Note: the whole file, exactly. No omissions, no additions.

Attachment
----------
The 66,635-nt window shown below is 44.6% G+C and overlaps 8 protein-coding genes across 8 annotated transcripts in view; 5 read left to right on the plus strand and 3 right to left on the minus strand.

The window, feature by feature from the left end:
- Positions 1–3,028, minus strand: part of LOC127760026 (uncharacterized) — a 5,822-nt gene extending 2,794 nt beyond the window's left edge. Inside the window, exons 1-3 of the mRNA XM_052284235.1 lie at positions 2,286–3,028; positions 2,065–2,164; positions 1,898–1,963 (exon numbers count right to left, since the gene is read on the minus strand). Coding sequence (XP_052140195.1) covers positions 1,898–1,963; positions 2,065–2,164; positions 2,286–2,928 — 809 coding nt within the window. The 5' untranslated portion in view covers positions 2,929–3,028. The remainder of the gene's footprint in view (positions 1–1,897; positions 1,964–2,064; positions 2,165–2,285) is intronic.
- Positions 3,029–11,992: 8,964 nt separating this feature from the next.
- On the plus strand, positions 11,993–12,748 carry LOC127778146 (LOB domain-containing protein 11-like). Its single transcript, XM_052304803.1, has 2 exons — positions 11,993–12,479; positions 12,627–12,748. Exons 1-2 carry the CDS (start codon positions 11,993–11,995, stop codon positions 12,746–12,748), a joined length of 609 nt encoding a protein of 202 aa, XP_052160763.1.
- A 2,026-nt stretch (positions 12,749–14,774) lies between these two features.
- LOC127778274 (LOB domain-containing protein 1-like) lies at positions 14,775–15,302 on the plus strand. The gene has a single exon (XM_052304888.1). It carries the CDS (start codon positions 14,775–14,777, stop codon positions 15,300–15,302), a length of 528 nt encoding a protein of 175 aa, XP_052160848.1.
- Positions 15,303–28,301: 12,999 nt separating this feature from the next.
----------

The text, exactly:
The 66,635-nt window shown below is 44.6% G+C and overlaps 8 protein-coding genes across 8 annotated transcripts in view; 5 read left to right on the plus strand and 3 right to left on the minus strand.

The window, feature by feature from the left end:
- Positions 1–3,028, minus strand: part of LOC127760026 (uncharacterized) — a 5,822-nt gene extending 2,794 nt beyond the window's left edge. Inside the window, exons 1-3 of the mRNA XM_052284235.1 lie at positions 2,286–3,028; positions 2,065–2,164; positions 1,898–1,963 (exon numbers count right to left, since the gene is read on the minus strand). Coding sequence (XP_052140195.1) covers positions 1,898–1,963; positions 2,065–2,164; positions 2,286–2,928 — 809 coding nt within the window. The 5' untranslated portion in view covers positions 2,929–3,028. The remainder of the gene's footprint in view (positions 1–1,897; positions 1,964–2,064; positions 2,165–2,285) is intronic.
- Positions 3,029–11,992: 8,964 nt separating this feature from the next.
- On the plus strand, positions 11,993–12,748 carry LOC127778146 (LOB domain-containing protein 11-like). Its single transcript, XM_052304803.1, has 2 exons — positions 11,993–12,479; positions 12,627–12,748. Exons 1-2 carry the CDS (start codon positions 11,993–11,995, stop codon positions 12,746–12,748), a joined length of 609 nt encoding a protein of 202 aa, XP_052160763.1.
- A 2,026-nt stretch (positions 12,749–14,774) lies between these two features.
- LOC127778274 (LOB domain-containing protein 1-like) lies at positions 14,775–15,302 on the plus strand. The gene has a single exon (XM_052304888.1). It carries the CDS (start codon positions 14,775–14,777, stop codon positions 15,300–15,302), a length of 528 nt encoding a protein of 175 aa, XP_052160848.1.
- Positions 15,303–28,301: 12,999 nt separating this feature from the next.